“I want to go home.” Many caregivers hear this from their loved one even when their loved one is sitting in the living room of the home they have lived in for many years. It also happens when there’s a change in environment or routine.
It’s upsetting to think your loved one no longer recognizes the environment around them, but this is part of the disease. The person may not believe they are in their home because they truly don’t recognize it. Or that person is likely not speaking literally but searching for the feeling of home – a sense of familiarity, security or comfort. So, what do you do in this situation?
As you so often do, you want to connect to the emotions behind the words instead of reorienting them to their place. In other words, “connect, don’t correct.” Validate their emotions and try to meet the emotional need. A hug or hand holding can soothe. Ask them to tell you about home and they may be able to tell you about the feeling of home.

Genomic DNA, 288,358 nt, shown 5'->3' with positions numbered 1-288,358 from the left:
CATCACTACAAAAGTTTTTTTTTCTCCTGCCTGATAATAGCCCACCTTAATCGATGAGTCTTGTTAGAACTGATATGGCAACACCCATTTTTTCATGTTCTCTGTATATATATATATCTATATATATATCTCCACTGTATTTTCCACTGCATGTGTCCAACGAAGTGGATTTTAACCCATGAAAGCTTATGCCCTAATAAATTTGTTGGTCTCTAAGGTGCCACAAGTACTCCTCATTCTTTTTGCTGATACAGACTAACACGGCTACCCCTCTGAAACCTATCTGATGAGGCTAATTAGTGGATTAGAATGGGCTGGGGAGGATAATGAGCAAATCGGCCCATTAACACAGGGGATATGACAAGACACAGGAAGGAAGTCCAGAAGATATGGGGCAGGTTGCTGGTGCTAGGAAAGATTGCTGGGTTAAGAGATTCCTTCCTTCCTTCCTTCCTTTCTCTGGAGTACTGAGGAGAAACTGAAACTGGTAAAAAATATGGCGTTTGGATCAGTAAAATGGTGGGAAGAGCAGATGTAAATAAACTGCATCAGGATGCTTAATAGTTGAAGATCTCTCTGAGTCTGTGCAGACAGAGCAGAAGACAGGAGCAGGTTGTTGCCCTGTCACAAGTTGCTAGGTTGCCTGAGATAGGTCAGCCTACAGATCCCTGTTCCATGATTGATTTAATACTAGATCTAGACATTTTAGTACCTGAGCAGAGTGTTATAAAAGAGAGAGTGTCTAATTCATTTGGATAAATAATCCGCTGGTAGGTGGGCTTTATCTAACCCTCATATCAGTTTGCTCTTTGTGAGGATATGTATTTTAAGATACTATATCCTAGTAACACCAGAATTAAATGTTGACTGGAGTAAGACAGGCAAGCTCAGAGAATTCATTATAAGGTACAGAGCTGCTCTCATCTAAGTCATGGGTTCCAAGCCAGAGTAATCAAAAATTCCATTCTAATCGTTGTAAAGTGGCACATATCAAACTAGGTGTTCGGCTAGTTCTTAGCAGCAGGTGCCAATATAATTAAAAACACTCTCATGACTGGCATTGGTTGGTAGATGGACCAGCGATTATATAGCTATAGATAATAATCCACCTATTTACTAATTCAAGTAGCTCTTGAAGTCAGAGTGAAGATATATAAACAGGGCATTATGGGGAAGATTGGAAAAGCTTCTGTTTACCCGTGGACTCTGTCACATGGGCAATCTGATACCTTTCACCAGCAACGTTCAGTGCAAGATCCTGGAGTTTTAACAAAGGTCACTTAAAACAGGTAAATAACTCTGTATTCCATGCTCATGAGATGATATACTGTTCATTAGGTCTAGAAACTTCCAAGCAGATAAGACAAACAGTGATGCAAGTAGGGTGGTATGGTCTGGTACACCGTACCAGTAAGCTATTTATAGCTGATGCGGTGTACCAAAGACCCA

If it’s not upsetting, you can reminisce about home, possibly using photographs in a photo album. If this upsets the person, distract them with a pleasurable activity – a walk, a favorite snack, or listening to music. You might need to make up an excuse as to why they can’t go home – “the house is being painted; we’ll go later” and distract with an activity.
Reassurance and comfort go a long way; let your loved one know they are safe, taken care of and loved.
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